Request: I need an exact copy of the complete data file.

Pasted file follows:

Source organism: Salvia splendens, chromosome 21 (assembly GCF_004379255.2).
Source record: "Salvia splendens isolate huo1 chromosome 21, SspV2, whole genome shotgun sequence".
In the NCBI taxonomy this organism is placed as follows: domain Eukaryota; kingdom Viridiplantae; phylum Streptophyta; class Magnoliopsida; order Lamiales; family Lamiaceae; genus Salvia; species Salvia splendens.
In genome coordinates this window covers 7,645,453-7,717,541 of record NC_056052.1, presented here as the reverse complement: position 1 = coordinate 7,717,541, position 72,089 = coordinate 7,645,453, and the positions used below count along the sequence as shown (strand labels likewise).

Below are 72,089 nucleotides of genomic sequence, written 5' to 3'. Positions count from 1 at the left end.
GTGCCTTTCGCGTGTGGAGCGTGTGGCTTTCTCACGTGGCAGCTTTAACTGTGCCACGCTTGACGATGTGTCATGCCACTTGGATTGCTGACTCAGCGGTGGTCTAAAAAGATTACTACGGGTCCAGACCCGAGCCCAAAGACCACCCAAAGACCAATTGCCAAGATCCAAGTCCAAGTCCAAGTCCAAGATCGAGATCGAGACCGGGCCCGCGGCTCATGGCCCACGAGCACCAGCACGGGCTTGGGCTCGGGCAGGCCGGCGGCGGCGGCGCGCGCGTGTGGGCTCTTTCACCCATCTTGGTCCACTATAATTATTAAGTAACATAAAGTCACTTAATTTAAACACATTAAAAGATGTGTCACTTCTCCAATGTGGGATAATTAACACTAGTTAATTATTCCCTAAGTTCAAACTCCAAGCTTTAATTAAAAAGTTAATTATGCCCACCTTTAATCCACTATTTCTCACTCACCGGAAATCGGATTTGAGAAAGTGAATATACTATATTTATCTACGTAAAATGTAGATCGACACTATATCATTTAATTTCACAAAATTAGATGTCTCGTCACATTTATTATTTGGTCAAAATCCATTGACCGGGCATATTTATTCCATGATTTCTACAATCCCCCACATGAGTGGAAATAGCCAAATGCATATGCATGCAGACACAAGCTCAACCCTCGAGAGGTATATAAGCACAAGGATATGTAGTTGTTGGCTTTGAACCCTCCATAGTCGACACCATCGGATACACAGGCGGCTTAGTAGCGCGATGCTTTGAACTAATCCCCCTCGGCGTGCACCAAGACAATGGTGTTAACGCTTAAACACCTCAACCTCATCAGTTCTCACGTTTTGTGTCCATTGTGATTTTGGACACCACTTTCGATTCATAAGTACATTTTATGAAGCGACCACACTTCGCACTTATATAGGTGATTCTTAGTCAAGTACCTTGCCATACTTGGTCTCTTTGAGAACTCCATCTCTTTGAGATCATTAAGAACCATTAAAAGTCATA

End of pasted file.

Source organism: Salvia splendens, chromosome 21 (assembly GCF_004379255.2).
Source record: "Salvia splendens isolate huo1 chromosome 21, SspV2, whole genome shotgun sequence".
In the NCBI taxonomy this organism is placed as follows: domain Eukaryota; kingdom Viridiplantae; phylum Streptophyta; class Magnoliopsida; order Lamiales; family Lamiaceae; genus Salvia; species Salvia splendens.
In genome coordinates this window covers 7,645,453-7,717,541 of record NC_056052.1, presented here as the reverse complement: position 1 = coordinate 7,717,541, position 72,089 = coordinate 7,645,453, and the positions used below count along the sequence as shown (strand labels likewise).

Below are 72,089 nucleotides of genomic sequence, written 5' to 3'. Positions count from 1 at the left end.
GTGCCTTTCGCGTGTGGAGCGTGTGGCTTTCTCACGTGGCAGCTTTAACTGTGCCACGCTTGACGATGTGTCATGCCACTTGGATTGCTGACTCAGCGGTGGTCTAAAAAGATTACTACGGGTCCAGACCCGAGCCCAAAGACCACCCAAAGACCAATTGCCAAGATCCAAGTCCAAGTCCAAGTCCAAGATCGAGATCGAGACCGGGCCCGCGGCTCATGGCCCACGAGCACCAGCACGGGCTTGGGCTCGGGCAGGCCGGCGGCGGCGGCGCGCGCGTGTGGGCTCTTTCACCCATCTTGGTCCACTATAATTATTAAGTAACATAAAGTCACTTAATTTAAACACATTAAAAGATGTGTCACTTCTCCAATGTGGGATAATTAACACTAGTTAATTATTCCCTAAGTTCAAACTCCAAGCTTTAATTAAAAAGTTAATTATGCCCACCTTTAATCCACTATTTCTCACTCACCGGAAATCGGATTTGAGAAAGTGAATATACTATATTTATCTACGTAAAATGTAGATCGACACTATATCATTTAATTTCACAAAATTAGATGTCTCGTCACATTTATTATTTGGTCAAAATCCATTGACCGGGCATATTTATTCCATGATTTCTACAATCCCCCACATGAGTGGAAATAGCCAAATGCATATGCATGCAGACACAAGCTCAACCCTCGAGAGGTATATAAGCACAAGGATATGTAGTTGTTGGCTTTGAACCCTCCATAGTCGACACCATCGGATACACAGGCGGCTTAGTAGCGCGATGCTTTGAACTAATCCCCCTCGGCGTGCACCAAGACAATGGTGTTAACGCTTAAACACCTCAACCTCATCAGTTCTCACGTTTTGTGTCCATTGTGATTTTGGACACCACTTTCGATTCATAAGTACATTTTATGAAGCGACCACACTTCGCACTTATATAGGTGATTCTTAGTCAAGTACCTTGCCATACTTGGTCTCTTTGAGAACTCCATCTCTTTGAGATCATTAAGAACCATTAAAAGTCATA